Trish and I prolonged our American Academy in Rome trip
to western and south-western Sicily by two days in order to go to Enna for Good Friday. We were not disappointed.


There was an electricity and a sense of expectation throughout the city during the afternoon. As the procession began, the atm-osphere was transformed into one of mystery and eeriness. Rows and rows of hooded figures, resembling to me nothing as much as the Ku Klux Klan, paraded behind a band through the streets. Between the rows of marchers would be little girls dressed as angels or as nuns.


The figures of the dead Jesus and Mary on her throne, grotesque, larger than life size, dominated the procession.

After the visit to the cemetery,

the procession returns to the cathedral, and the thousands of marchers disperse.


On the way back to the Palermo airport and our return to Rome, our driver took great care to point out where the two judges for whom the airport was renamed—Giovanni Falcone and Paolo Borselino—were assassinated by the Mafia.


Presented with mystery, Joel doesn’t peel away the layers that muffle and obscure the truth. He gives us more layers, so that the elusiveness of the images becomes their truth. On Good Friday, he takes his camera to Sicily, to record the procession of penitents through the city of Enna. He does not argue with the devout or debunk the strange rituals in which grown men dress in hooded robes and little girls don nun’s habits. His camera is an instrument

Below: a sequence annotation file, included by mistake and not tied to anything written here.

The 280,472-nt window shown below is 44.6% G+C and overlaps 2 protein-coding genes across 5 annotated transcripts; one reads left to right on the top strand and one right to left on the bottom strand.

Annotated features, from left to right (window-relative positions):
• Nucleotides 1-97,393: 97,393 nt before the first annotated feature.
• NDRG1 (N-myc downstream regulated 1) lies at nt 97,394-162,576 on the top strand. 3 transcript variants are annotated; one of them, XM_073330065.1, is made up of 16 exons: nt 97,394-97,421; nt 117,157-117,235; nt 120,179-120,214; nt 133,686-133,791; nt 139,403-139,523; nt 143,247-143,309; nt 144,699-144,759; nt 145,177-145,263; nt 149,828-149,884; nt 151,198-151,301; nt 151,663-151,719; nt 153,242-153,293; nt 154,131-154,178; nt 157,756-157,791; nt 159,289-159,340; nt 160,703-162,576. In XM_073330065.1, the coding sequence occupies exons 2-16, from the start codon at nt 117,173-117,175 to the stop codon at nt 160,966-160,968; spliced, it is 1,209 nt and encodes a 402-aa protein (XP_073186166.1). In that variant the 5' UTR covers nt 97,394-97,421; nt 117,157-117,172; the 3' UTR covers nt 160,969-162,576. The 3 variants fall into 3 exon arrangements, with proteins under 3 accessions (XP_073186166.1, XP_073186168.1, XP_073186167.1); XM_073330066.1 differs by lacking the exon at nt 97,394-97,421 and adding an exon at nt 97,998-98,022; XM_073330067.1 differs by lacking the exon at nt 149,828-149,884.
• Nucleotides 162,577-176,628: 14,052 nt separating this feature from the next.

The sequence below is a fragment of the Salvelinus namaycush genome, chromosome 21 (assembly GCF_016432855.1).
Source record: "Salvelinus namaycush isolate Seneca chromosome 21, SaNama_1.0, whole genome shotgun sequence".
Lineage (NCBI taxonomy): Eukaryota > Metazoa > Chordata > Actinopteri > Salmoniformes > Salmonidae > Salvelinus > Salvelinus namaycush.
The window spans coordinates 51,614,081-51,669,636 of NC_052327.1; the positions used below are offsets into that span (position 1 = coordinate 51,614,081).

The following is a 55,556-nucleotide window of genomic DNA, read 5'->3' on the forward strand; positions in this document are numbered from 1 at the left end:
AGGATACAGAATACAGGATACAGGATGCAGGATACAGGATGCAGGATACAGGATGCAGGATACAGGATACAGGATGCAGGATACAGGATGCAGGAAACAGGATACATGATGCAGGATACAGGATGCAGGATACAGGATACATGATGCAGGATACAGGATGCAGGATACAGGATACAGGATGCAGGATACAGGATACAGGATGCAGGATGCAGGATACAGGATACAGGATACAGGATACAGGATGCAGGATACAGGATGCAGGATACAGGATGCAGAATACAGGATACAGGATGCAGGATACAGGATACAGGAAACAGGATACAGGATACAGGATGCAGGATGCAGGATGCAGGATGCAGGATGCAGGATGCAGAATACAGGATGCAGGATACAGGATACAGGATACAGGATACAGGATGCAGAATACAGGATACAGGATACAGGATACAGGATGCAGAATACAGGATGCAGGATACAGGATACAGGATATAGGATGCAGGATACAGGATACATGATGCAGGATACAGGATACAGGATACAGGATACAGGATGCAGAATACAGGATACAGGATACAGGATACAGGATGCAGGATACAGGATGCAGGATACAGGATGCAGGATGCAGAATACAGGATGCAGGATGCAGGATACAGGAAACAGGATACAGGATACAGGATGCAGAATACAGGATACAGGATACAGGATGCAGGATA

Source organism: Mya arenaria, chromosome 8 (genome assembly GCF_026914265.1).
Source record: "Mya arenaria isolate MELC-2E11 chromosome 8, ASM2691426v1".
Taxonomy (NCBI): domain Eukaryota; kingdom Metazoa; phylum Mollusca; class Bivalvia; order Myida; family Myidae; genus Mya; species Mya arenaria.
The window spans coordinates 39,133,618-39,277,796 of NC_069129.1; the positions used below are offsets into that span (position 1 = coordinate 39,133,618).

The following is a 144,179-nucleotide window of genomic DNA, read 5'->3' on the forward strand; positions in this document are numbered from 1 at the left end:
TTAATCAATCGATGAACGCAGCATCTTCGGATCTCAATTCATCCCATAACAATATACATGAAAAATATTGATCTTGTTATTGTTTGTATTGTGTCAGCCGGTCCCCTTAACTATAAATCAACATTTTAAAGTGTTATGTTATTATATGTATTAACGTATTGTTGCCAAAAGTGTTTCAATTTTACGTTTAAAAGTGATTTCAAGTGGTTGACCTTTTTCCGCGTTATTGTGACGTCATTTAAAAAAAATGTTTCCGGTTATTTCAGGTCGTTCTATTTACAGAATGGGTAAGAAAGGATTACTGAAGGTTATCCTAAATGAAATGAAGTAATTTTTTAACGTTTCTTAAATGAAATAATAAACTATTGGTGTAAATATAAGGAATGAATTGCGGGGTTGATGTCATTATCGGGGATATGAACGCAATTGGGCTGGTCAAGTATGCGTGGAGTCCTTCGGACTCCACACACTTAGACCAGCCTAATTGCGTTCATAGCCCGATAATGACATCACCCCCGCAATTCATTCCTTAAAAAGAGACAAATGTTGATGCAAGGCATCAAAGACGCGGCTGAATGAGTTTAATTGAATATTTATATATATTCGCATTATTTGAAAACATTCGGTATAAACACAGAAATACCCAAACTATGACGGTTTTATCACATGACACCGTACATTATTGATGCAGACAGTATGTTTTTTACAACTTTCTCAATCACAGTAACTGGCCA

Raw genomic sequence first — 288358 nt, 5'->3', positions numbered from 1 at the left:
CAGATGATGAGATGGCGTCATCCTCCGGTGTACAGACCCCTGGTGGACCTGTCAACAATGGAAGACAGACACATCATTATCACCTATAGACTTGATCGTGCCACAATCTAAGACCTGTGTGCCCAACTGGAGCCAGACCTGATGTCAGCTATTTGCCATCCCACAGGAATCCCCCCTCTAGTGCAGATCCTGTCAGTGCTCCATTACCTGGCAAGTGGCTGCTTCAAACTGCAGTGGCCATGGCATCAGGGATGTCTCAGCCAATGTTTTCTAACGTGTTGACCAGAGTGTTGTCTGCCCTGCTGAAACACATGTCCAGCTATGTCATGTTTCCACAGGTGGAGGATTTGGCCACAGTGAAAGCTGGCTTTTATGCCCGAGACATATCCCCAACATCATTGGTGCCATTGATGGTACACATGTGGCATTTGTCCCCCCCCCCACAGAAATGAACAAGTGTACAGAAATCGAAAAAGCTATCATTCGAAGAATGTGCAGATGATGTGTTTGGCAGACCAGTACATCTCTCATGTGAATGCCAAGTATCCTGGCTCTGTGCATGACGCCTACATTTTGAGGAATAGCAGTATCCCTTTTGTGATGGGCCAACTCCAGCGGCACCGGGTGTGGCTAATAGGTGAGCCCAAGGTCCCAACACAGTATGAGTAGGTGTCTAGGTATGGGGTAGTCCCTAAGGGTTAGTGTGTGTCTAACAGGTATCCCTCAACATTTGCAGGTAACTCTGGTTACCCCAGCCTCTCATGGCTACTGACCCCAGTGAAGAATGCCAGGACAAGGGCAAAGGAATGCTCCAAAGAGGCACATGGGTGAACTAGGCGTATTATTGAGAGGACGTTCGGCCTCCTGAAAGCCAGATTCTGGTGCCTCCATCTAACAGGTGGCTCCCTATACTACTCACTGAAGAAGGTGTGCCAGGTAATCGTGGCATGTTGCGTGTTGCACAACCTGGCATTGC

of curiosity. In this exhibit’s collage, the penitents are a mystical blur of motion and light, while a little nun stands solid and whole at the center (the only complete human figure we see in this exhibit.) Framed by the ordinary blue-jeaned legs of her elders around her, she seems so incongruous that she might be a vision only the photographer can see. Her gaze is frank, her hand open in a gesture of welcome or benediction. It is that directness that draws us, even more than her odd costume. ‘Who are you?’ Joel asks with his camera. She answers right back: “Who are you?”

           –Ann de Forest